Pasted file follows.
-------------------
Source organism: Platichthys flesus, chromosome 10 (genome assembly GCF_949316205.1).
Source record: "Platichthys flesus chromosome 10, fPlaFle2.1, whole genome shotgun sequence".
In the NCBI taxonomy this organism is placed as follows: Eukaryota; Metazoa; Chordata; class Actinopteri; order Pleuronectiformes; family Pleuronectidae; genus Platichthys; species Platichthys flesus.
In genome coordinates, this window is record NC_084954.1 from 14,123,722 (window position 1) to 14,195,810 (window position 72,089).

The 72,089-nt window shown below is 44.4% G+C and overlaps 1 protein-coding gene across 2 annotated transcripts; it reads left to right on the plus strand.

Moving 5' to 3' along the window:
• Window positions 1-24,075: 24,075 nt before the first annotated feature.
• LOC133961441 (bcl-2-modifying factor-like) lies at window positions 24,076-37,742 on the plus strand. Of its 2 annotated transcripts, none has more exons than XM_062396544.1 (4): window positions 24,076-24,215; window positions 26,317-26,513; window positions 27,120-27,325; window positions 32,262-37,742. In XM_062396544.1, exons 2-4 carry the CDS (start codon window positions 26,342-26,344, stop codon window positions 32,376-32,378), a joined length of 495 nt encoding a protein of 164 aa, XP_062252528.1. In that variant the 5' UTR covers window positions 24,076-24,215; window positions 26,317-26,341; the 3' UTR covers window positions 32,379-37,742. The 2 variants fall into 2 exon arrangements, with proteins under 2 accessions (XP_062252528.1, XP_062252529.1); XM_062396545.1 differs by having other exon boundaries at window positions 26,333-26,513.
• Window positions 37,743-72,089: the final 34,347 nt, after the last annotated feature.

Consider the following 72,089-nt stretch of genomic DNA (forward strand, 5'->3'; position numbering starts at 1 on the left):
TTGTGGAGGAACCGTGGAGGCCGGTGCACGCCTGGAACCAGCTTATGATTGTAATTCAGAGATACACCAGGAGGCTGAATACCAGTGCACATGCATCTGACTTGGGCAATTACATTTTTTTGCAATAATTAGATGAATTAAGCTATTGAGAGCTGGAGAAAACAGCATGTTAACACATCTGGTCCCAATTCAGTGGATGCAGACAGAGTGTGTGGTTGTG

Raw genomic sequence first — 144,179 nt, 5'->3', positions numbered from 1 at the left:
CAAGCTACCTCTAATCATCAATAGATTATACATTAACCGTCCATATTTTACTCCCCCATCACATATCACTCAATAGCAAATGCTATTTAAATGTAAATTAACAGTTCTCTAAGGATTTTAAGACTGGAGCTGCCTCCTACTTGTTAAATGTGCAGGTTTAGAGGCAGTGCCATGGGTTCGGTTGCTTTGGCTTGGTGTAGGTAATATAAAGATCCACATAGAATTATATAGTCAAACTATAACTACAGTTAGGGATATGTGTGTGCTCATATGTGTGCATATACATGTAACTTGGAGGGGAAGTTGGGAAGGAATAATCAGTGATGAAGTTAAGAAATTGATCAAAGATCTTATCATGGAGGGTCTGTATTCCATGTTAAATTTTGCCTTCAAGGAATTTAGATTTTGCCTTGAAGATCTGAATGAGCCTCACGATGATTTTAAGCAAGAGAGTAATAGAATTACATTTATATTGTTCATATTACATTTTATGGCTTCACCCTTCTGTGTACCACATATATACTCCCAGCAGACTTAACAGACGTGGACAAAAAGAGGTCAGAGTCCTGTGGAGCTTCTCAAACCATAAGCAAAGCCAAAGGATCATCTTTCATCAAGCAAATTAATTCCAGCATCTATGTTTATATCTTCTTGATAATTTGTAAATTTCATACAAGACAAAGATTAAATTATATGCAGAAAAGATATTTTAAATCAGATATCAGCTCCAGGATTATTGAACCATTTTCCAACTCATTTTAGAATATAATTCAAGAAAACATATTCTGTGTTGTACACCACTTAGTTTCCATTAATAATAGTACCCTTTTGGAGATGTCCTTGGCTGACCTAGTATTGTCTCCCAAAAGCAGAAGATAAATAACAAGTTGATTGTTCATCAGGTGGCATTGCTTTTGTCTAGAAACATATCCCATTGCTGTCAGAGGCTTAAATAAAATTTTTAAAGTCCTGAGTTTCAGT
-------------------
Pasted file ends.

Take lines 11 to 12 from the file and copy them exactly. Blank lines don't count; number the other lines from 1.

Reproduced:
TTGTGGAGGAACCGTGGAGGCCGGTGCACGCCTGGAACCAGCTTATGATTGTAATTCAGAGATACACCAGGAGGCTGAATACCAGTGCACATGCATCTGACTTGGGCAATTACATTTTTTTGCAATAATTAGATGAATTAAGCTATTGAGAGCTGGAGAAAACAGCATGTTAACACATCTGGTCCCAATTCAGTGGATGCAGACAGAGTGTGTGGTTGTG

Raw genomic sequence first — 144,179 nt, 5'->3', positions numbered from 1 at the left: